mass index (BMI) is a powerful predictor of death, type 2 diabetes (T2DM) and
cardiovascular (CV) morbidity and mortality [1, 2]. Over the last few decades,
we have witnessed a global rise in adult obesity of epidemic proportions. Similarly
,there has been a parallel increase in the incidence of atrial fibrillation
(AF), itself a significant cause of cardiovascular morbidity and mortality.
This may be partly attributable to advances in the treatment of coronary heart
disease (CHD) and heart failure (HF) improving life expectancy however,
epidemiological studies have demonstrated an independent association between
obesity, diabetes and AF, suggesting possible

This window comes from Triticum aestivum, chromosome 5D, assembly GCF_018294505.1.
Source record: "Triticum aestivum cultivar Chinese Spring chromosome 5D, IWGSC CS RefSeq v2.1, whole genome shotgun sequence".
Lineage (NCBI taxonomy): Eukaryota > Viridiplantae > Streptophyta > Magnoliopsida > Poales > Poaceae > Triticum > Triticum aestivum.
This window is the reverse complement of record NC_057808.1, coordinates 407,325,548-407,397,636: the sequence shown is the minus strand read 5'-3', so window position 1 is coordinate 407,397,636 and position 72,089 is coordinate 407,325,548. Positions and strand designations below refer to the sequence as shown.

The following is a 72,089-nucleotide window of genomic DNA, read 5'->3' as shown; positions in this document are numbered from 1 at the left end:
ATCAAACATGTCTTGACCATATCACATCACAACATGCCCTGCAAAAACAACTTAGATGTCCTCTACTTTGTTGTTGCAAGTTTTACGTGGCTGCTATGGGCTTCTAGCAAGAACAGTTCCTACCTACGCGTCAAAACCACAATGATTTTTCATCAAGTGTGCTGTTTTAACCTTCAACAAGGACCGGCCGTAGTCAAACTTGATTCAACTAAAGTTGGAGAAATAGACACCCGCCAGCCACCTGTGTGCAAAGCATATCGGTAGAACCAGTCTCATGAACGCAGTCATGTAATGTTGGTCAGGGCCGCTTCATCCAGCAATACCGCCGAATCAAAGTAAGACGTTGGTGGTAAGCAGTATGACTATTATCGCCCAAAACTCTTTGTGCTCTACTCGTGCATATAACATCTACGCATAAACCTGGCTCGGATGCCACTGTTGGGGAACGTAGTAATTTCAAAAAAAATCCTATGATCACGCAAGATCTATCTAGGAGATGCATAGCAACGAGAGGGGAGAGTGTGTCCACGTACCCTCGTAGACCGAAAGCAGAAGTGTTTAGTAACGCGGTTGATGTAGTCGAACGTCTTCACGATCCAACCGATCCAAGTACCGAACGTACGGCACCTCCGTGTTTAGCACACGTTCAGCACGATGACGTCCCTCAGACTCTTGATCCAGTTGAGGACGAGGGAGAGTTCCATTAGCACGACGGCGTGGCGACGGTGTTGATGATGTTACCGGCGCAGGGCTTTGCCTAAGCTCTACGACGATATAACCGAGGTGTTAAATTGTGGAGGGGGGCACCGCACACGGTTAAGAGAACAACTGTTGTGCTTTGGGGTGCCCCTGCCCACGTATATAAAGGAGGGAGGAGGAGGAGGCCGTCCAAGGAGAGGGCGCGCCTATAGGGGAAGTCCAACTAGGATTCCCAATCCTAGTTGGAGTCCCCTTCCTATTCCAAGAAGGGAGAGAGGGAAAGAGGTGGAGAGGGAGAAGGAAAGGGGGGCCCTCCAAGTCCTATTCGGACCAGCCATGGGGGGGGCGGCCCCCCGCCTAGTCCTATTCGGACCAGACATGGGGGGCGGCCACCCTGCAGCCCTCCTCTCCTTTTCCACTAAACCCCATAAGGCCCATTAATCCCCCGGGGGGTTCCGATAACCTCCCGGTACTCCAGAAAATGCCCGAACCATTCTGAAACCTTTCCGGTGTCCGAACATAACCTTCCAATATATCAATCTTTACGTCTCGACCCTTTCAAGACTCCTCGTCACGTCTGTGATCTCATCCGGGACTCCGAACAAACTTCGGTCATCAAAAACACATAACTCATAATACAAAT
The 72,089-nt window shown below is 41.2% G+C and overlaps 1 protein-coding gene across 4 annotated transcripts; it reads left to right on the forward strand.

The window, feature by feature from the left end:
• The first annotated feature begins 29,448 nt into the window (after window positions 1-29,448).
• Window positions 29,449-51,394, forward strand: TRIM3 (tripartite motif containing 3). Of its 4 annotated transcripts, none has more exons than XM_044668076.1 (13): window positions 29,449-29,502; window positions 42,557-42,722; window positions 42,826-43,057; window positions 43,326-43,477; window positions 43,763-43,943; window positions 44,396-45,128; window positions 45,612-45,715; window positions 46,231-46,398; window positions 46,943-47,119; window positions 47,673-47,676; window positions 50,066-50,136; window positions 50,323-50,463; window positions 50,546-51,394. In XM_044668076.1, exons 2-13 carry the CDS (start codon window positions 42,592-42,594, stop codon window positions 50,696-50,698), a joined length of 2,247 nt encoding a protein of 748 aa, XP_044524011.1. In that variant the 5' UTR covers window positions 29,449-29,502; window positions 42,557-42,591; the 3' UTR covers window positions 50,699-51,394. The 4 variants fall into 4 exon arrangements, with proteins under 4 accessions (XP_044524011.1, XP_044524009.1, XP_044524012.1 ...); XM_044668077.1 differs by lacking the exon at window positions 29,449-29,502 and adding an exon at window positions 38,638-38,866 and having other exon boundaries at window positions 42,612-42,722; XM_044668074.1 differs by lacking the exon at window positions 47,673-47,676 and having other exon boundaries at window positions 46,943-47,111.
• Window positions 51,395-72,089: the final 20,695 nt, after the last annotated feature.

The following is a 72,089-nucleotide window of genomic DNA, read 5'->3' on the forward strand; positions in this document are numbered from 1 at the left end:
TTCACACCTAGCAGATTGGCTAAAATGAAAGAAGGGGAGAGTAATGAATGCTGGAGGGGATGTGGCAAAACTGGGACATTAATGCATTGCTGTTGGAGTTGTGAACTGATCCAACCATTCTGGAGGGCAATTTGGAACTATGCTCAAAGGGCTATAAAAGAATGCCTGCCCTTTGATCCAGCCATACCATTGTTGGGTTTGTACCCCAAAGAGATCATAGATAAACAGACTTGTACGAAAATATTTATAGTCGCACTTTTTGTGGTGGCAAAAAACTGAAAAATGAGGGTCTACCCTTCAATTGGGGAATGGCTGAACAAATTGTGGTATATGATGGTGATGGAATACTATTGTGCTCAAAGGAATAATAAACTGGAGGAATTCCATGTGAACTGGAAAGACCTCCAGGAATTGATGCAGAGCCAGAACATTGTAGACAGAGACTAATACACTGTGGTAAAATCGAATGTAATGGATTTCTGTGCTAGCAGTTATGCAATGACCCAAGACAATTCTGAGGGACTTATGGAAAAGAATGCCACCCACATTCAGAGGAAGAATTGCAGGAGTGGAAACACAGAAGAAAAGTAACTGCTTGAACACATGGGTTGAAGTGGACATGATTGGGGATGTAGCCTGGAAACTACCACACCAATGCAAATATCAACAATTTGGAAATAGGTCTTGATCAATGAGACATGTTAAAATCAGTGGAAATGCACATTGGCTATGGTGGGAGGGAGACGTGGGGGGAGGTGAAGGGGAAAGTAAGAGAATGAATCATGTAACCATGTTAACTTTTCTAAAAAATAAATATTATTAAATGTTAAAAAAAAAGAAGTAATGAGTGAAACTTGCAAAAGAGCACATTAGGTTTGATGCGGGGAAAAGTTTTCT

common pathophysiologal mechanisms and risk factors. Indeed, cardiac remodeling,
haemodynamic alterations, autonomic dysfunction, and diastolic dysfunction have
been reported in obese and diabetic cohorts. Moreover, diabetic cardiomyopathy
is characterized by an adverse structural and functional cardiac phenotype
which may predispose to the development of AF .
In this review, we discuss the pathophysiological and mechanistic relationships
between obesity, diabetes and AF, and some of the challenges posed in the
management of this high-risk group of individuals.
Credits: Asghar O; Alam U; Hayat SA; Aghamohammadzadeh R; Heagerty AM; Malik RA